The word advent is used to signify the arrival of a notable person or event. For Christians, that notable person is Jesus and the notable event is His birth. Christmas tells the story of His first advent while Jesus Himself spoke of His second advent in the future. This month, as we enter Advent season, we are entering a time of waiting for both arrivals. But it is much more than that. It is a protest.
This became acutely clear to me in a recent visit to a Christmas tree lighting in a local town. I’m not sure what Heidi and I expected, but what greeted us was a titanic mass of humanity streaming down sidewalks, massive screens blaring tunes about Santa, shops overloaded with throngs of customers, and a general sense of frenzy. Christmas season feels this way for many of us, a time of overwhelming busyness and fluster. For others though, it’s a time of increasing sadness and darkness. For still others, they may wade through the advertising and parties and mall trips, only to feel let down when it’s all over.
But Advent calls us to protest all this by doing what seems impossible, or at least impractical.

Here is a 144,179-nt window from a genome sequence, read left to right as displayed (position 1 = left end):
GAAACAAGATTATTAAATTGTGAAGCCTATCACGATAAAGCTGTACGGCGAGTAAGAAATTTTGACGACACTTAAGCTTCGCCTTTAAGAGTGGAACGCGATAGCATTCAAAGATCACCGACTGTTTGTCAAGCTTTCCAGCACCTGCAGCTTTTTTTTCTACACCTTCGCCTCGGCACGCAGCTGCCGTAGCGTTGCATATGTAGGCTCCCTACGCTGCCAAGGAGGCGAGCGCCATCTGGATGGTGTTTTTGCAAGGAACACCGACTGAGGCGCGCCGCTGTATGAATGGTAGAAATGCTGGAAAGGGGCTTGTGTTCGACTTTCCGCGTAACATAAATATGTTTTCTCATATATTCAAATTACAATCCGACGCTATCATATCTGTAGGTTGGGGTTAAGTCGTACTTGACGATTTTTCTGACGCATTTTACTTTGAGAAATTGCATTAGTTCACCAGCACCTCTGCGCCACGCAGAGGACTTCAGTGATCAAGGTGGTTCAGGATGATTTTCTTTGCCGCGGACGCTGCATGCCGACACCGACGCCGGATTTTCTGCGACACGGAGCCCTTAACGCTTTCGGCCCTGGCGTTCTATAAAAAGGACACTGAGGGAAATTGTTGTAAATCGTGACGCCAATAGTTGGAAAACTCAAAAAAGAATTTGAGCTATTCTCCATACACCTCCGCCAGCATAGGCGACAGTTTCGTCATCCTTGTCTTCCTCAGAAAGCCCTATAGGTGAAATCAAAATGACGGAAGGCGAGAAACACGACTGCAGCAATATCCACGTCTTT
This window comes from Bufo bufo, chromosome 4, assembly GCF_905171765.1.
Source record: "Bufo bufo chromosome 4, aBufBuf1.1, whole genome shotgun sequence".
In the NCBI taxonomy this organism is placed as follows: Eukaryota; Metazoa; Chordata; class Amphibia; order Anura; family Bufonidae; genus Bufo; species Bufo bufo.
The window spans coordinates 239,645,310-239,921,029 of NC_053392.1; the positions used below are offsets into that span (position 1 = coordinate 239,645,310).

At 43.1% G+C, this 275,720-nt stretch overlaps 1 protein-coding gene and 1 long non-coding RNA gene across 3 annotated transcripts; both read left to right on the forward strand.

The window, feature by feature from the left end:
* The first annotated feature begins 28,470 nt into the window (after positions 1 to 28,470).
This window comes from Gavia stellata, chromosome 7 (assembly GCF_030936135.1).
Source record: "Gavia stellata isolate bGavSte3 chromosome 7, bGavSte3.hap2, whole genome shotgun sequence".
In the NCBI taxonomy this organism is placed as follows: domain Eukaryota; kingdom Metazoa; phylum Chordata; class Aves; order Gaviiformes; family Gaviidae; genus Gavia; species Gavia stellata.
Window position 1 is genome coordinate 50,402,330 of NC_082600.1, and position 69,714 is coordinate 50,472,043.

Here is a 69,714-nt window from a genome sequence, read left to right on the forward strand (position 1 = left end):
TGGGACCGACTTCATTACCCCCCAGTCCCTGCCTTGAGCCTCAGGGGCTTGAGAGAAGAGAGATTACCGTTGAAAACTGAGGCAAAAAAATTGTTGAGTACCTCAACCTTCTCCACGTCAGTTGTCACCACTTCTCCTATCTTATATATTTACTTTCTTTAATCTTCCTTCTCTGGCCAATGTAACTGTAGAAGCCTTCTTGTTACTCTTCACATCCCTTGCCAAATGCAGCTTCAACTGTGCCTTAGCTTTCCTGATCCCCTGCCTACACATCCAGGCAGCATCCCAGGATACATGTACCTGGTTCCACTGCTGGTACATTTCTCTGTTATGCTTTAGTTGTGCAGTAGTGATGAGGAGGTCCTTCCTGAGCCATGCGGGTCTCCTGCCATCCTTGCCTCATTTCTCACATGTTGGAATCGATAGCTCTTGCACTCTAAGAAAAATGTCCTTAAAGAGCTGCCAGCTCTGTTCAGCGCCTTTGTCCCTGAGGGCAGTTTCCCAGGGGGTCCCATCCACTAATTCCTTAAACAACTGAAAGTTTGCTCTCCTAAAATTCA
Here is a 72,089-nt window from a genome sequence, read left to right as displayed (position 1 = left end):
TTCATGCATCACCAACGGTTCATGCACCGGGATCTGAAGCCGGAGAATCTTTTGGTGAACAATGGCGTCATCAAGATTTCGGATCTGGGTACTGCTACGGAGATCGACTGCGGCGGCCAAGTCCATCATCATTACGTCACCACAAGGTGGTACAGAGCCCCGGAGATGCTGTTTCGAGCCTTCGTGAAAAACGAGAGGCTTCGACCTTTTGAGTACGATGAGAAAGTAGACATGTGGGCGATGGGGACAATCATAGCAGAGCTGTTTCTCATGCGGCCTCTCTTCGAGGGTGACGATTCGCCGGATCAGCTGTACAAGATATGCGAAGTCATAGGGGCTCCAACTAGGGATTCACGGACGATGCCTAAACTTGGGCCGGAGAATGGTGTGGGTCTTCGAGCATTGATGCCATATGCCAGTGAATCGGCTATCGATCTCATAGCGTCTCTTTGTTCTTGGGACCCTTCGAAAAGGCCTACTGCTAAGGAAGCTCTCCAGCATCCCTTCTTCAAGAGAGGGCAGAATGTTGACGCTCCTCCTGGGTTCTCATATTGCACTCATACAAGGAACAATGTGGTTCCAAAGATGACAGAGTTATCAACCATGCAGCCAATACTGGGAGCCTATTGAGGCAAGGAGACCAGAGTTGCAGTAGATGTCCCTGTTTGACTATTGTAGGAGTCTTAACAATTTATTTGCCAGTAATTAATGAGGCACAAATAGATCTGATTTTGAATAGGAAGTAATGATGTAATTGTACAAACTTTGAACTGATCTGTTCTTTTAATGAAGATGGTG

Advent calls us to wait.
Simeon was a man who knew how to wait (Luke 2:25-35). The text says that “he was waiting for the consolation of Israel” when Jesus was brought to the temple as a baby. The Holy Spirit had already revealed to him that he would see the Messiah before he would die. When he first gazed at the child, he was immediately caught up in an updraft of praise. The wait was over. He had seen the Wonder of the ages and was ready to die. This posture of waiting is also assumed for all believers in the New Testament. Hear Paul’s words: “Not only so, but we ourselves, who have the firstfruits of the Spirit, groan inwardly as we wait eagerly for our adoption to sonship, the redemption of our bodies” (Rom. 8:23). We are to wait with our longings hung out in the open, anticipating the great good that is coming.
But as a rule, we dislike waiting. I dislike it when a red light interrupts my drive. I dislike it when answers to emails don’t come quickly. I dislike it when someone doesn’t show up on time. We are all conditioned to hurry and demand immediate relief. The Christmas season only exacerbates those tendencies.
But if we enter the protest and wait in silence, what happens? I’m afraid it’s not a pretty sight at first. All of the things pressing on us to do will come to the surface. Once we push those away, some of the deeper things then surface: sins, fears, longings, disappointments. But if we will stay quiet long enough, something else will happen. The One for whom we wait will show up. The living Christ will come and meet us. He will be the Consolation for our souls.
This Christmas is a chance for all of us to protest. Enter the silence and wait for Him. Wait for the hope of Advent, the hope of the world.
Rest assured, He will come.